Register For Our Mailing List

Register to receive our free weekly newsletter including editorials.

Home / 33

We’re not like Buffett, but we can learn from him

More words have been written about Warren Buffett than any other investor in history. Why do we adore hearing about him so much? Is it his folksy nature? His man-of-the-people demeanour? His ability to make the world of investing seem less daunting? Or is it because his wealth has come from 'playing the share market', as any of us can now do with a decent internet connection and some spare cash or our own superannuation fund?

I believe the reason he is so idolised in Australia is our ability to relate to him as an individual. Maybe it's because he lives in an average house and drives an average car. Or maybe it’s because he doesn't sound like a normal 'finance guru'. Our affinity is further enhanced by our love of a punt, of placing a bet that might pay off big. Whatever the reason, Warren Buffett has a level of credibility most people in the public eye can only dream about, and will never obtain.

The thought of getting rich punting on the share market has great appeal, especially when compared to the work required to build wealth by putting sweat equity into our careers or businesses. We look at Buffett and think to ourselves, "He's a billionaire from punting the share market, and he has the ruffled looks and laconic nature of Granduncle Bill who left school aged 16. How hard can this share investing caper be?"

So just how different is Buffett from you, me and Granduncle Bill?

  1. He started early. Warren Buffett’s dad owned a stockbroking firm. That helps. Young Warren is reputed to have bought his first shares aged eleven and was a seasoned investor by 15.  At 15, I was more interested in working on my cover drive than on covered call strategies.
  2. He's seriously smart. Buffett obtained a Master of Science in Economics degree from the Ivy League Columbia University in 1951. His lecturers included Benjamin Graham and David Dodd, who would later collaborate on Security Analysis and the more approachable The Intelligent Investor, two investment texts treated with an almost holy reverence by advocates of value investing. Buffett is their star graduate. He is just as competent reviewing financial statements as he is using investment formulae to compound or discount money through time.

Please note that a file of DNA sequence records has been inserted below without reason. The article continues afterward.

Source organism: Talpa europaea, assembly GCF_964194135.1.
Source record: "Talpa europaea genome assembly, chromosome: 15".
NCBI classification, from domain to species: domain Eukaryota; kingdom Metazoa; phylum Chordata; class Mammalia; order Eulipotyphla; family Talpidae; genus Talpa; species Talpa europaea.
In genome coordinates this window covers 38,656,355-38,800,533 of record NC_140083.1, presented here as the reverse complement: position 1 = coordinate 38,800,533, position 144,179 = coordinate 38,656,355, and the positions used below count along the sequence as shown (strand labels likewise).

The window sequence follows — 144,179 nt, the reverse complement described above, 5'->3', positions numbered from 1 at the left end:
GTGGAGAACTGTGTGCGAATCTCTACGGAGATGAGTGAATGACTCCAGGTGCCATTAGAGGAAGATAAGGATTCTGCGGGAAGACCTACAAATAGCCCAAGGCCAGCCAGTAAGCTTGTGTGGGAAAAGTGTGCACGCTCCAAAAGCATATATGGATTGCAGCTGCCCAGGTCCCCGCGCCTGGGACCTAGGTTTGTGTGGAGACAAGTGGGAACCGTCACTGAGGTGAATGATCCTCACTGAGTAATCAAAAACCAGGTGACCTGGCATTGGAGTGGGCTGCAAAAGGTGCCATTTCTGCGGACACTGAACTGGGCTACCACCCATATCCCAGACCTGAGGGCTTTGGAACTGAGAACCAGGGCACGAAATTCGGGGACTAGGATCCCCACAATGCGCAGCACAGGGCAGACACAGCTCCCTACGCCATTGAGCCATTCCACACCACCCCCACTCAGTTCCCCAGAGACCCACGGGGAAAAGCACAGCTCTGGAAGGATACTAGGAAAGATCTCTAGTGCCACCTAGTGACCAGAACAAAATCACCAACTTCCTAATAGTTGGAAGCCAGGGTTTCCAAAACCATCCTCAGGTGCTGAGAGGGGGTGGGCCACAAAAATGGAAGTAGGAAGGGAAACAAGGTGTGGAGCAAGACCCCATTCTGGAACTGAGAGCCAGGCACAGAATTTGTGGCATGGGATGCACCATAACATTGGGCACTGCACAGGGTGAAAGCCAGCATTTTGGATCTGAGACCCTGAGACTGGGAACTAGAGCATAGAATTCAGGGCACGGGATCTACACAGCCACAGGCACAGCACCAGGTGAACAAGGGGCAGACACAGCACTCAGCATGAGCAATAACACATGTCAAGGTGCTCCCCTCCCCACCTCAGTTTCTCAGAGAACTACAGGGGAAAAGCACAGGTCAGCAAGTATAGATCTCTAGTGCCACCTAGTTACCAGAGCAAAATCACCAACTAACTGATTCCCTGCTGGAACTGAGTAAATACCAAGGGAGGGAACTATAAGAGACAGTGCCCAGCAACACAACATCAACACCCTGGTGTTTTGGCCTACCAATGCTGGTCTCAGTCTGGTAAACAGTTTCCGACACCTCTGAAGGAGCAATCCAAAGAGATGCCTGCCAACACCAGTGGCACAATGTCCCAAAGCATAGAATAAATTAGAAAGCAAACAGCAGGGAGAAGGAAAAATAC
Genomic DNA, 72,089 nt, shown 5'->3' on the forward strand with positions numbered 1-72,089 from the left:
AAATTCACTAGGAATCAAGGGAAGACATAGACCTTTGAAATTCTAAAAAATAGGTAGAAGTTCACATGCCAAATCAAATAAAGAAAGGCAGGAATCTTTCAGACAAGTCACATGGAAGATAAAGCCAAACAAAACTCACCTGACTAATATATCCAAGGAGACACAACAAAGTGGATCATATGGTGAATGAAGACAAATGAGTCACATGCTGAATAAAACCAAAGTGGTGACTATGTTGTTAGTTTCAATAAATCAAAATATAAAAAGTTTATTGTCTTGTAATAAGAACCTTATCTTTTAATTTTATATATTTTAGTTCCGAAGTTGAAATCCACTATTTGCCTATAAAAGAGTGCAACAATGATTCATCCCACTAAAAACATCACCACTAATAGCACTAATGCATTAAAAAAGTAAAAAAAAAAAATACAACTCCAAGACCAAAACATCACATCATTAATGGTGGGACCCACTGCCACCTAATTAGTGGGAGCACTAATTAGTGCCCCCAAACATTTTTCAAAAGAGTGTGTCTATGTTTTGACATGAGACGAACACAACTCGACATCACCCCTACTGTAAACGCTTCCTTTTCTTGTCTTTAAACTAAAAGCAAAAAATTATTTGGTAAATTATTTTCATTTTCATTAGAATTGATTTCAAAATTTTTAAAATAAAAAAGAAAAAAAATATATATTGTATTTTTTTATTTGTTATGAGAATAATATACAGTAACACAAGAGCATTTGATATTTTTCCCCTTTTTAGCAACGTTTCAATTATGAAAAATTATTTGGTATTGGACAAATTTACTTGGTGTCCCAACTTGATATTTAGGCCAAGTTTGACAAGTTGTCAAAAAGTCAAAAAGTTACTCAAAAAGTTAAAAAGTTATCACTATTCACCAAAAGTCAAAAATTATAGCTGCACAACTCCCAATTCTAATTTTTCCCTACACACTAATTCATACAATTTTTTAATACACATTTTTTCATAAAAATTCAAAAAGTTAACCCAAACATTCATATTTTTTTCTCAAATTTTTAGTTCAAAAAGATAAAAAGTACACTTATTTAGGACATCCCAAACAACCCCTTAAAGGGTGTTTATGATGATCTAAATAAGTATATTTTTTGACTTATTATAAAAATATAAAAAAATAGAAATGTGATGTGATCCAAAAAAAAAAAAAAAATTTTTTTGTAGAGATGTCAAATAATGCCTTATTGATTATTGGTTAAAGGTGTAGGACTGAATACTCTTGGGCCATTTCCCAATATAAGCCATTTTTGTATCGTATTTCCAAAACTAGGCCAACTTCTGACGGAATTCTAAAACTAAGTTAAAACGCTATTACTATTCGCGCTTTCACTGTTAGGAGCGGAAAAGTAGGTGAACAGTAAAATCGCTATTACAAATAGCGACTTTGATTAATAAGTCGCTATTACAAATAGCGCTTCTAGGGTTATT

3. He started his investment operation essentially as a private fund structure which morphed into a public investment conglomerate only much later. His first investment vehicle, launched in 1956, was a limited partnership called, unsurprisingly, Buffett Partnership. This legal structure allowed Buffett, as General Partner, to pool the contributions of a small number of wealthy passive investors (Limited Partners) and invest on their behalf. More importantly this ‘sophisticated investor only’ structure meant he did not have to lodge portfolio position filings with the Securities & Exchange Commission in his early years.

Scrutiny of his decisions from the regulator and third parties was thus significantly lower than for retail mutual (managed) funds. This advantage, combined with his penchant for taking influencing stakes in companies, allowed Buffett to operate more like a private equity manager than a traditional share fund manager, particularly before Berkshire Hathaway became his investment vehicle of choice during the seventies. One cannot therefore compare Buffett’s track record with that of a typical mutual share fund, given the degrees of freedom Buffett has enjoyed that a normal manager would not be allowed. It’s akin to comparing apples with pineapples. Sounds similar, but very different in nature.

What can we learn from Buffett? Whilst we clearly can’t all invest like Warren Buffett, below are some behavioural clues as to what makes him so unique. Tuning into these may just make you a better investor.

Turn off the noise